It’s coming on 2.5 years since my last update! This has definitely been the longest period in my life of uninterrupted studying and hacking. Unfortunately for you all, I haven’t interrupted the phase with any writing or explanation of where I’ve been spending my time.

My dream for this newsletter was that I could write each post as an interactive, executable experience, with embedded simulations that would function as little experiments. If you changed any of the code in the post, the simulation would respond and show you the implications of your change. In my last update I promised that I was going to write the first posts as storyboards, and then backfill them with interactivity:

A lot of what’s coming is going to weave language and code, since I don’t have the animating notebook yet. Please treat this as an intermediate step! I am going to do by best to draw and describe along the way the pictures that the code is

supposedto be animating.

The puppet-show approach felt so lame that I switched my focus to building out what I saw as the minimal set of tools that I needed to write essays in this new style.

I haven’t shared any of this because I saw this newsletter as being about the physics that I had promised to write about, not about these prerequisite tools. This was a mistake! In this post I’ll attempt to remedy this error by showing off what I’ve made and shipped so far, what’s left, what’s still confusing to me and where we’re headed next.

Here’s a list of what I’ve built so far:

MathBox.cljs, a declarative 3D graphing library

Mafs.cljs and JSXGraph.cljs, two takes on interactive 2D graphing libraries

Leva.cljs, a library for building UI control panels

MathLive.cljs, an equation editor that can speak with Emmy

I’ll describe Emmy in this post and follow up on the others in my next update.

### Emmy (formerly SICMUtils)

"Building Tools for Sharing Physics" describes the beginning of my love affair with Sussman and Wisdom’s textbook, “Structure and Interpretation of Classical Mechanics”, “SICM” for short. Sussman and Wisdom had done the hard work of building a good chunk of the tools to explore modern physics (Lagrangian and Hamiltonian mechanics, differential geometry, general relativity) up as an MIT Scheme library. MIT Scheme is a member of the Lisp family of programming languages, and I happen to have a lot of experience in Clojure, another Lisp with the ability to run code inside of a web browser.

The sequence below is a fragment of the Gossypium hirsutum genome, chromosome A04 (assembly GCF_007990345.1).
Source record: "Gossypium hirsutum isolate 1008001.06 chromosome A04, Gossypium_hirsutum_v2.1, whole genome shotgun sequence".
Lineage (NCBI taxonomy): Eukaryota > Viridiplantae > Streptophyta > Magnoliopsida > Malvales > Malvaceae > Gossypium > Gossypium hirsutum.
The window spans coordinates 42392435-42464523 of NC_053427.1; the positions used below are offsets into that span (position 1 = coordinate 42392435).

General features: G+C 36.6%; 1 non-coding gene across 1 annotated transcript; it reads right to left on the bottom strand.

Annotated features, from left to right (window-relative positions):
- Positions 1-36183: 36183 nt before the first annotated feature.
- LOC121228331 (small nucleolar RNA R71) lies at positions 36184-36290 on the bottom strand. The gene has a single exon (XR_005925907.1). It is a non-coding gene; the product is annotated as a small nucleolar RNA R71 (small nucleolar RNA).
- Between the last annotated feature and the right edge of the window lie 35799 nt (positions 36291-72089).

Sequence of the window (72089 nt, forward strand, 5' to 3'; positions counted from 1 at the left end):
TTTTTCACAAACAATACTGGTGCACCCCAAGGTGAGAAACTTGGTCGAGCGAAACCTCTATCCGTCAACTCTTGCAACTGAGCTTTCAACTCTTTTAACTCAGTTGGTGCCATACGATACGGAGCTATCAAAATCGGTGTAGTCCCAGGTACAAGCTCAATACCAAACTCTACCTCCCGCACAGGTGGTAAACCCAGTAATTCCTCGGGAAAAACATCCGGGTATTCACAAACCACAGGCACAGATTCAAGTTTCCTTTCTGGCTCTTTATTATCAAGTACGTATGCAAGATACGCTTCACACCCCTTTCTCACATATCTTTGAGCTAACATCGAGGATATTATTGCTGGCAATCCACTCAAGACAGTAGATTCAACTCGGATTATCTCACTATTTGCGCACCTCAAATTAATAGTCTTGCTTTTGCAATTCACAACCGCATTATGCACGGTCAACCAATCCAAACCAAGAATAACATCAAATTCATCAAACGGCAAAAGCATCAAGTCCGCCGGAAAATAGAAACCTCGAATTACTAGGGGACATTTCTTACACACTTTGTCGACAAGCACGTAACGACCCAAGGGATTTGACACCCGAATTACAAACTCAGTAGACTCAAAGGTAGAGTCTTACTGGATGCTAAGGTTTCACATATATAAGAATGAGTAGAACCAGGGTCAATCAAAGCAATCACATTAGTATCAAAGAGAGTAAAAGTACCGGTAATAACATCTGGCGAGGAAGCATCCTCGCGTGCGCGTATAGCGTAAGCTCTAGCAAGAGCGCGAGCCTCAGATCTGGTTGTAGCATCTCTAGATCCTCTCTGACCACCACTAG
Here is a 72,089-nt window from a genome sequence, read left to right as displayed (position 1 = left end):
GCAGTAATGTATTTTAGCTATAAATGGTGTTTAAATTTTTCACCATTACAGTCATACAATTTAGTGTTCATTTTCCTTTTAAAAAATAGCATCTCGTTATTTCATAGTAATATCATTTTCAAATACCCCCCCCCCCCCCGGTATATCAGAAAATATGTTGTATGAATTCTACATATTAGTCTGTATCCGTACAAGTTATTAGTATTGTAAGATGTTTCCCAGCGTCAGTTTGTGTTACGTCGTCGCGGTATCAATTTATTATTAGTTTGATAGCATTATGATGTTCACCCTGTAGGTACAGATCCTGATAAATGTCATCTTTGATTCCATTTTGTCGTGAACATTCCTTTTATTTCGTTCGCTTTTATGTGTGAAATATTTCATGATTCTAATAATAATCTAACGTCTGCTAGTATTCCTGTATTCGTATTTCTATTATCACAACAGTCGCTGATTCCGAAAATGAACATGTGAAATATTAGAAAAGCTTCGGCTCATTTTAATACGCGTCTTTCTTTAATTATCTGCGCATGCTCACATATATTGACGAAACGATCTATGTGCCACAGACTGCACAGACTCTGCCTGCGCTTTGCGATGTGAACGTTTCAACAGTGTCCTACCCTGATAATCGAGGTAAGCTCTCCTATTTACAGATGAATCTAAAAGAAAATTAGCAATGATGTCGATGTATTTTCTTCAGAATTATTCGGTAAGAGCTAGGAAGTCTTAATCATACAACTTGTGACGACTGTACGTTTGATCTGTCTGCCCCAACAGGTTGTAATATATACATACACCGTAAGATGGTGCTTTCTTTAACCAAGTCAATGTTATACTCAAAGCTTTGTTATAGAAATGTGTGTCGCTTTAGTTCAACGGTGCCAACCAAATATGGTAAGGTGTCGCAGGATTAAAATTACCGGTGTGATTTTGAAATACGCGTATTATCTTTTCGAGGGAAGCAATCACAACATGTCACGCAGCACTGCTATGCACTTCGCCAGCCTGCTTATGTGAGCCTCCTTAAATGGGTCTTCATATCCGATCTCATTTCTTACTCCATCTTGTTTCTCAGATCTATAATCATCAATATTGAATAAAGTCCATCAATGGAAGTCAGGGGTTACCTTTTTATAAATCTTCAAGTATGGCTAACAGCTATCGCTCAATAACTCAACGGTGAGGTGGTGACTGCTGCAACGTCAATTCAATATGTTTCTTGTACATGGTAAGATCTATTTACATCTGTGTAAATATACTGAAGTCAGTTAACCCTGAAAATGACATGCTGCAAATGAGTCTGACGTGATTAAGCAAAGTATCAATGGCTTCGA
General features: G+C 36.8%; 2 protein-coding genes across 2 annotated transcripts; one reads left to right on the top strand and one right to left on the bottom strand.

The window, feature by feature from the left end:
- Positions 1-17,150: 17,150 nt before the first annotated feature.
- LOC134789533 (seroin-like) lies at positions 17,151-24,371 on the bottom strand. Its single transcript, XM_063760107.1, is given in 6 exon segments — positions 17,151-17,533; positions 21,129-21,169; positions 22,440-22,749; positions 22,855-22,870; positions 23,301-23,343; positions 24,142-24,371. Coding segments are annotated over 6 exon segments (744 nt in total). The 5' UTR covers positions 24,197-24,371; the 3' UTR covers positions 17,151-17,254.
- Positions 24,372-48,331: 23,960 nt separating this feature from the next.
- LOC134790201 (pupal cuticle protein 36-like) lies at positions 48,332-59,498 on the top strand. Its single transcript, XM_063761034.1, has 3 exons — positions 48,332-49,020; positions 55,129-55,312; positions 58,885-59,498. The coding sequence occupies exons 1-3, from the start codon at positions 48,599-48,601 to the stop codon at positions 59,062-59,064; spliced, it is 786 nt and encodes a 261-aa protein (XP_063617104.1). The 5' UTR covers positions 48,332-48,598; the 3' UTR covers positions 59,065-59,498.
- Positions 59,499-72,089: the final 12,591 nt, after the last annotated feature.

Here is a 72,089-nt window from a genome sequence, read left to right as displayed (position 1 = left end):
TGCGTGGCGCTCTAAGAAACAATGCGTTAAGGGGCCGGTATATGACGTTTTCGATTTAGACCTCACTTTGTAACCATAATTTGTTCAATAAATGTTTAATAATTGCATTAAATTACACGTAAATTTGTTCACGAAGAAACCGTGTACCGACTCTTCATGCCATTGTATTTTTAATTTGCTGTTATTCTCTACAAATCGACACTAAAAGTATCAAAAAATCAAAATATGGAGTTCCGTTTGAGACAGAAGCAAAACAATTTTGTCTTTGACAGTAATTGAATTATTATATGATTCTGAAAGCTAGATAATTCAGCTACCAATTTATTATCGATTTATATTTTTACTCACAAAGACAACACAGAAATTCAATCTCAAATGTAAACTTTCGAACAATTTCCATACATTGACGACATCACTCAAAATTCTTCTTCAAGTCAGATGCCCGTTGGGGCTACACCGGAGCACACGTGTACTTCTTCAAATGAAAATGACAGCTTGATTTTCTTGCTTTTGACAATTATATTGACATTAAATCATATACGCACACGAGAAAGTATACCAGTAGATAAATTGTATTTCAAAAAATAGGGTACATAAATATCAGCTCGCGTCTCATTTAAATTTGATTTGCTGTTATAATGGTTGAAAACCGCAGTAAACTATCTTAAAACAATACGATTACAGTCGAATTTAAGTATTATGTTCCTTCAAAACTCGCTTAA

“Aha!” I thought. “All I have to do is port the code that runs the book into Clojure, and I’ll get years of newsletter material for free. This is so easy it feels like cheating!” The library behind the book is Gerald Sussman’s scmutils, short for “Scheme Utilities”. It’s a ~65,000-line-of-code treasure trove of ideas and experiments in physics, electrical engineering and software design accumulated over the course of Sussman’s career. He started the project during a sabbatical to Caltech in the late 80s to work with Feynman and learn astronomy, and has spent the subsequent decades enriching it with the artifacts produced by his intense curiosity.

Colin Smith had made good progress on a port of scmutils to Clojure, and gave a lovely talk on the port in this talk, called “Physics in Clojure”. I picked up on this project by porting all of Colin’s work into ClojureScript, the dialect of Clojure that can run in the browser, and eventually adding maybe 20,000 more lines of code, lots of documentation and essay-style exposition, and thousands of tests.

The port was initially named “SICMUtils”, a riff on “SICM” and “scmutils”. We’ve since renamed it to Emmy, after mathematician Emmy Noether. We still don’t have everything from scmutils, but we have most of it, and the codebase is very fast and well documented. I pushed every bug I found and improvement I made back to Sussman for inclusion in the original library. This turned out to be a great way to get to know Sussman, or GJS. Here was his response to my first bug report: